Effectiveness of the Brief Alcohol and Screening Intervention for College Students (BASICS) program with a mandated population

J Am Coll Health. 2012;60(4):269-80. doi: 10.1080/07448481.2011.599352.

Abstract

Objective: This study evaluated the effectiveness of a large-scale intervention designed to reduce alcohol abuse among adjudicated college students.

Participants: Participants were college students mandated to attend a Brief Alcohol Screening and Intervention for College Students (BASICS) program and a randomly selected comparison group of high-risk drinkers.

Methods: Data were collected from January 2006 through December 2008. A total of 1,390 (67%) students in the intervention group and 508 (61%) students in the comparison group completed baseline and 6-month follow-up surveys.

Results: Male students in the intervention group significantly decreased their drinking at follow-up, whereas those in the comparison group increased their drinking. Women in both the intervention and comparison groups decreased their drinking at 6 months.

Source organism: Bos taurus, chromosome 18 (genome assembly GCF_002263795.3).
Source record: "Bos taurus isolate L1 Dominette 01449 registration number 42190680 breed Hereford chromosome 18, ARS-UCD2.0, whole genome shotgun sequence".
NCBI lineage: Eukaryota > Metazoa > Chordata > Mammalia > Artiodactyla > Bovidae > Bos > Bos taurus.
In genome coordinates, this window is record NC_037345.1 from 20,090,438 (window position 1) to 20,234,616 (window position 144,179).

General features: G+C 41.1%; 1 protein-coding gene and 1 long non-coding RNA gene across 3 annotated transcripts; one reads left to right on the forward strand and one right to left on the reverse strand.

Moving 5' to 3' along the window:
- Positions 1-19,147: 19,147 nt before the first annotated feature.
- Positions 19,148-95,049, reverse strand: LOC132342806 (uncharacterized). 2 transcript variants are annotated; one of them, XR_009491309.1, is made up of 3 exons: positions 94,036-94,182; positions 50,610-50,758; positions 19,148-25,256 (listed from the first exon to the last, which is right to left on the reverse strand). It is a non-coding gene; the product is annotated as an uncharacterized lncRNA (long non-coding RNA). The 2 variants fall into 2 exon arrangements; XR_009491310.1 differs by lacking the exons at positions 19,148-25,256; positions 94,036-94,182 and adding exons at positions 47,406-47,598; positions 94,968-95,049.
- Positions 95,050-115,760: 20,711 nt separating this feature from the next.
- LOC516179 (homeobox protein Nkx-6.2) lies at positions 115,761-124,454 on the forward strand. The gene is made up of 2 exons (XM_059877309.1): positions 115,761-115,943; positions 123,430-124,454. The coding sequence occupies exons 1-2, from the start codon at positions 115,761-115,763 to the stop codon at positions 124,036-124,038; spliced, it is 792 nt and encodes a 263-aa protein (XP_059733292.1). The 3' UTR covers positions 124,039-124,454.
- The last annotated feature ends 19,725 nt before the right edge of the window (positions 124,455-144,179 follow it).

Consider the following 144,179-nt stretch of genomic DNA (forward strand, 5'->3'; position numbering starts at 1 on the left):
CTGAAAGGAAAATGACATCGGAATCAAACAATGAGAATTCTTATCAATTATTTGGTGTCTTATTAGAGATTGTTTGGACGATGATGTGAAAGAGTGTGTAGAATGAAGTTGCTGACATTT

Conclusions: When implemented with fidelity, BASICS is a generally effective intervention, especially for male adjudicated college students. The intervention was most effective for moderate- and high-risk drinkers.

Publication types

  • Comparative Study
  • Research Support, Non-U.S. Gov't
  • Research Support, U.S. Gov't, Non-P.H.S.

MeSH terms

  • Adolescent
  • Adult
  • Alcohol Drinking / therapy*
  • Alcoholism / prevention & control*
  • Female
  • Follow-Up Studies
  • Health Promotion / methods*
  • Health Surveys
  • Humans
  • Male
  • Mass Screening
  • Program Evaluation
  • Students / statistics & numerical data*
  • Universities / statistics & numerical data
  • Young Adult